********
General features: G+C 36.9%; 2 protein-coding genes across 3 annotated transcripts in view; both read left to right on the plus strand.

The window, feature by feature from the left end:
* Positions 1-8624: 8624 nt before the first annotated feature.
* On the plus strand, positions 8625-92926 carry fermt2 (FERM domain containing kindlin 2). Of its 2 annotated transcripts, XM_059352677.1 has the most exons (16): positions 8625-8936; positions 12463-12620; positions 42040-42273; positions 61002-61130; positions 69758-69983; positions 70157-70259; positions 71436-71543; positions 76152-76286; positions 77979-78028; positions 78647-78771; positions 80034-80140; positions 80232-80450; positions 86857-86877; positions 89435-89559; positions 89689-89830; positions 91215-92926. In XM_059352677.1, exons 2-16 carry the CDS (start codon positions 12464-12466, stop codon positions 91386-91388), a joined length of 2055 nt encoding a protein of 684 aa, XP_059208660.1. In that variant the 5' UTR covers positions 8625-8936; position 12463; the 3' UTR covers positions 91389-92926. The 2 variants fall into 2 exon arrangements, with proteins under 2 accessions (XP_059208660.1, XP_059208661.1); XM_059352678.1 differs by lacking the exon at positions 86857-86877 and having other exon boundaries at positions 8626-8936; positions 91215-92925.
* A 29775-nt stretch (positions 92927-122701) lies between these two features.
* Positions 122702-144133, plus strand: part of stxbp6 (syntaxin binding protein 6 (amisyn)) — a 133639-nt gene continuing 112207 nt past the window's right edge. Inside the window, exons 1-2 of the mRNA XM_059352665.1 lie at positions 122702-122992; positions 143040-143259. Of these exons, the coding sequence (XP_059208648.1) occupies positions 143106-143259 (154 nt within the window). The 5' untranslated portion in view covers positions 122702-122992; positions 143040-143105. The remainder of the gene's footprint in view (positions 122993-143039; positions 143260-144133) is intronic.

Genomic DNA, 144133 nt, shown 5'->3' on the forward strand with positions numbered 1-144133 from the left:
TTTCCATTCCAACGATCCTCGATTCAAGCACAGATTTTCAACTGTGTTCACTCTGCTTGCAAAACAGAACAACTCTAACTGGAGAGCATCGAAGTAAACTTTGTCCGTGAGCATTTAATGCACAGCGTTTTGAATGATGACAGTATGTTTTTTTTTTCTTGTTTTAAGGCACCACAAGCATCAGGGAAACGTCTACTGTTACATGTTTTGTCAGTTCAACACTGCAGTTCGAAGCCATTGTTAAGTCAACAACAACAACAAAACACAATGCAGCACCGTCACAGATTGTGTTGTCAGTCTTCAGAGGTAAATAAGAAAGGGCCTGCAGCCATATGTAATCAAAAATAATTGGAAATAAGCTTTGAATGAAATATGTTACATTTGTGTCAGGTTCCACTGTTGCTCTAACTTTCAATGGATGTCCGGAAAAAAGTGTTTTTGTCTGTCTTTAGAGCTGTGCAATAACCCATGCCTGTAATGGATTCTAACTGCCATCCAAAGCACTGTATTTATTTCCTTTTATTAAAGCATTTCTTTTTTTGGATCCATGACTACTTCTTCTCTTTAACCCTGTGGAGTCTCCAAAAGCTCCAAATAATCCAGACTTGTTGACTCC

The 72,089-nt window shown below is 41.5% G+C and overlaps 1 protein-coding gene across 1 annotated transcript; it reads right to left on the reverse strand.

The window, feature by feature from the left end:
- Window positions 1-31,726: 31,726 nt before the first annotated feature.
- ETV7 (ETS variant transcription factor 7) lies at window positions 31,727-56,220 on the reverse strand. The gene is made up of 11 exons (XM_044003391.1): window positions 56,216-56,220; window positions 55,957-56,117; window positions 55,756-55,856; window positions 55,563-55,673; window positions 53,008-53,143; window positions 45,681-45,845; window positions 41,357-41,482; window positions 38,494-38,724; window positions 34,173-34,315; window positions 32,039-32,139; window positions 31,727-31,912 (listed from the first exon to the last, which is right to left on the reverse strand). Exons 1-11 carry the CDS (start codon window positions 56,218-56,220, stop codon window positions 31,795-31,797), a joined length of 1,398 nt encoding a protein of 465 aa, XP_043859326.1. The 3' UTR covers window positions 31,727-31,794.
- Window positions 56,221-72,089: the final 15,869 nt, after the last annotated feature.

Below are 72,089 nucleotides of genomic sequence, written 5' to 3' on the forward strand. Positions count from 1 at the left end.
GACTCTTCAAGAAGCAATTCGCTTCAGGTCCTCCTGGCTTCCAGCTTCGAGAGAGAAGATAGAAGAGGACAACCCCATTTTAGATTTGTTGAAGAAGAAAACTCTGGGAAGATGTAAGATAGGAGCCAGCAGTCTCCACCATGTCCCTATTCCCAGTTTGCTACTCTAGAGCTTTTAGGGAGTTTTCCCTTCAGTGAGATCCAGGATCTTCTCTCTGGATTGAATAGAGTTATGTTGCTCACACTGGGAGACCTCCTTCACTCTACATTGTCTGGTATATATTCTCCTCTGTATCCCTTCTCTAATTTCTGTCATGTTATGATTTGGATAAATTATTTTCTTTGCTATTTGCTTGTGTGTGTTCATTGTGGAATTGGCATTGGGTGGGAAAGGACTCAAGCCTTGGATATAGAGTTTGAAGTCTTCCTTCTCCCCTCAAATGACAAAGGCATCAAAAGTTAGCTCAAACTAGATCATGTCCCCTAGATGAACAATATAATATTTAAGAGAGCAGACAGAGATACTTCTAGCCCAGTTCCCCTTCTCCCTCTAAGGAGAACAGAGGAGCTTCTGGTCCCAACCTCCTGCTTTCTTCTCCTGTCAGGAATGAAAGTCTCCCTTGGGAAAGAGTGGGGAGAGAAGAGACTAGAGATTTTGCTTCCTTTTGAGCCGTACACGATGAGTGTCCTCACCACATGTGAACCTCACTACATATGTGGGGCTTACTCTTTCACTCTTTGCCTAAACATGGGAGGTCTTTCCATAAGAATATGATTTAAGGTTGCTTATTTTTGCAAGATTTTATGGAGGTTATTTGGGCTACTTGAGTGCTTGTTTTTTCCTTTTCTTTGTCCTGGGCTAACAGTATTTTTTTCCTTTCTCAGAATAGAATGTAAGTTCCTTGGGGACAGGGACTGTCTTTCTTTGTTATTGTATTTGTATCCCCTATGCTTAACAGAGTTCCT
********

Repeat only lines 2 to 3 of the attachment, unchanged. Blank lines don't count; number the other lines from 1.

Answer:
The window, feature by feature from the left end:
* Positions 1-8624: 8624 nt before the first annotated feature.